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NATURE



THE SUPERNATURAL,



TOGETHER CON&riTUTING



THE ONE SYSTEM OF GOD.



BY HORACE BUSHNELL.

FOURTH EDTION.

NEW YOKK:
CHARLES SCRIBNER,

124 GRAND STREET.
1859.



49 Bond Strer



. • ^^ likw YORK.

PUBLIC LIBRARY

490509

ASTOn, LENOX AMS>
TILD^N FOUNDATIONS.
5 1910 ^-



Entered ac.'Ccrding to Act of Congress, in the year 1858, by

CHARLES SCRIBNER,

In the Clerk's Office of the District Court of the United Statui
for the Southern Diatrict of Ne'w York.



R. H. HOBBS, STEREOTYPER, HARTFOnD, CONST



^^



PREFACE.



The treatise here presented to the public was written, as regards
the matter of it, some years ago. It has been ready for the press
more than two years, and has been kept back, by the limitations I
am imder, which have forbidden my assuming the small additional
care of its publication. It need hardly be said that the subject
has been carefully studied, as any subject rightfully should be,
that raises, for discussion, the great question of the age.

Scientifically measured, the argument of the treatise is rather
an hypothesis for the matters in question, than a positive theory of
them. And yet, like every hypothesis, that gathers in, accommo-
dates, and assimilates, all the facts of the subject, it gives, in that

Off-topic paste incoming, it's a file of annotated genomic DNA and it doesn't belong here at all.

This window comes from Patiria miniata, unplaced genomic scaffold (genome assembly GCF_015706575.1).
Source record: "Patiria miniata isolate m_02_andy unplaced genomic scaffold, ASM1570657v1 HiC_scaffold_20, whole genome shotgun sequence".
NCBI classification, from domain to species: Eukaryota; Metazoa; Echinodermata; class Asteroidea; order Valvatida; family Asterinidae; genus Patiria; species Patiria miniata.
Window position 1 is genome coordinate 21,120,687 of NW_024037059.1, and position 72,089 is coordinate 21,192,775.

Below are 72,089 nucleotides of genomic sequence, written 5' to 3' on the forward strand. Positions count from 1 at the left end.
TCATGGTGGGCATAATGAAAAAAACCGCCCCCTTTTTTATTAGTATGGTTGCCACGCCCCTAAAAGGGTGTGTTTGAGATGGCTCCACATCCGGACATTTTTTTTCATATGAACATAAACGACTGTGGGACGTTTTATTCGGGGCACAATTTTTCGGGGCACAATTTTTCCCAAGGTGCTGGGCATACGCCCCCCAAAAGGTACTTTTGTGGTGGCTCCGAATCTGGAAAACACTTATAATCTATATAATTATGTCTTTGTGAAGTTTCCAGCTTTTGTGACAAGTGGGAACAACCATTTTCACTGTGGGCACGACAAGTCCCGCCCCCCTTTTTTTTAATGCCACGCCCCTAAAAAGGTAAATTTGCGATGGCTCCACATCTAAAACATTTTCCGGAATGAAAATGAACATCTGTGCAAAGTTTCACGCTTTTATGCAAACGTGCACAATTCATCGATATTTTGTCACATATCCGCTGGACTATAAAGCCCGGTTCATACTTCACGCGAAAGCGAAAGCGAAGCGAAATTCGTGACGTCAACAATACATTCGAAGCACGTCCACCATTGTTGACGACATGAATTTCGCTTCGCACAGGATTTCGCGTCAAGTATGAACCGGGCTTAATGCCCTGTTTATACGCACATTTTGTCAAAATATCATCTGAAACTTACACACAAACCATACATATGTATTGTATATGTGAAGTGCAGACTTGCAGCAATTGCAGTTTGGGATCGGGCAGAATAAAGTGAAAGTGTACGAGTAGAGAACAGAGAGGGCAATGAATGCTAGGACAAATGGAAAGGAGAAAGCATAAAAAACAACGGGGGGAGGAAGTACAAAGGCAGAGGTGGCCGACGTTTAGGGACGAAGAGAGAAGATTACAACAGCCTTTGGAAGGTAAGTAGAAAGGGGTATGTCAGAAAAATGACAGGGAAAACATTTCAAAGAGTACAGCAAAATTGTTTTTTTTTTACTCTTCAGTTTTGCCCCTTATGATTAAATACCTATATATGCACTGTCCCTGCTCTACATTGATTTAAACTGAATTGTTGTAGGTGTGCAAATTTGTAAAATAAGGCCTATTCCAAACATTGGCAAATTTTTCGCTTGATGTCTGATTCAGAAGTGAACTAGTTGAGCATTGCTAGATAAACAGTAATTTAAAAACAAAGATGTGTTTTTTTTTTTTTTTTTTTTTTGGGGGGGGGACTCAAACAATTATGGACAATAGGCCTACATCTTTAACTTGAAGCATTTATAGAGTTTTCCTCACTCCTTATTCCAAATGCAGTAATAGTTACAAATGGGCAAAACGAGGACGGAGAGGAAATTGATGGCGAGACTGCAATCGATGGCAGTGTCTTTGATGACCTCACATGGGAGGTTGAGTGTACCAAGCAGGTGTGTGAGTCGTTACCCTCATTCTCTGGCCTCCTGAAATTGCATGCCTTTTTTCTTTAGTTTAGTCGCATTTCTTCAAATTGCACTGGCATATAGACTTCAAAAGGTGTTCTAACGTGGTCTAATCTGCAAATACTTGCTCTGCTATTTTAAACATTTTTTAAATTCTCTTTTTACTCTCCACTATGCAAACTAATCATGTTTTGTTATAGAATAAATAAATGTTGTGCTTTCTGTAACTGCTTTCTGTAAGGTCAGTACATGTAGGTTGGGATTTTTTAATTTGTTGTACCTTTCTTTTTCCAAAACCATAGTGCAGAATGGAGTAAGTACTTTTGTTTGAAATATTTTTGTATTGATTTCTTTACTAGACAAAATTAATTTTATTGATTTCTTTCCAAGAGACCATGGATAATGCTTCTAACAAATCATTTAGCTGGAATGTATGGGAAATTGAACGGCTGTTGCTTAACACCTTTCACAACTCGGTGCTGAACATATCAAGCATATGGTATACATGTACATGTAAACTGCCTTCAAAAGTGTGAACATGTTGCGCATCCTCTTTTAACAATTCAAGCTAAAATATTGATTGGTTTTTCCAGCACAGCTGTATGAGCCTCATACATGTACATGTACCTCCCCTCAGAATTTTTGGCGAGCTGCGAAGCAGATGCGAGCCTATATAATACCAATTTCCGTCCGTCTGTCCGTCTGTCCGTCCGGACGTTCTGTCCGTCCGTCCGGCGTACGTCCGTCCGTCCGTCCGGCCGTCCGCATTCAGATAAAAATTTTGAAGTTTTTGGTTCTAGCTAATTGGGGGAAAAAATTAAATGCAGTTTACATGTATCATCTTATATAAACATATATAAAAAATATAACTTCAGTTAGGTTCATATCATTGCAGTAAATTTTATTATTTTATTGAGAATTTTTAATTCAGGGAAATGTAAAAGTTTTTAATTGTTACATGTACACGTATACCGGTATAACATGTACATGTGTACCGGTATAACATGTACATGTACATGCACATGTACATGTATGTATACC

one test, the most satisfactory and convincing evidence of its prac-
tical truth. Any view which takes in easily, all the facts of a sub-
ject, must be substantially true. Even the highest and most diflB-
cult questions of science are determined in this manner. While it
is easy therefore to raise an attack, at this or that particular point,
call it an assumption, or a mere caprice of invention, or a paradox,
or a dialectically demonstrable error, there will yet remain, after
all such particular denials, the fact that here is a wide hypothesis
of the world, and the great problem of hfe, and sin, and super-
natural redemption, and Christ, and a christly Providence, and a
divinely certified history, and of superhuman gifts entered into the



IV PREFACE.

world, and finally of God as related to all, whicli liquidates these
stupendous facts, in issue between Christians and unbelievers, and
gives a rational account of them. And so the points that were
assaulted, and perhaps seemed to be carried, by the skirmishes of
detail, will be seen, by one who grasps the whole in which they
are comprehended, to be still not carried, but to have the.r reason
certified by the more general solution of which they are a jjart.
One who flies at mere points of detail, regardless of the whole to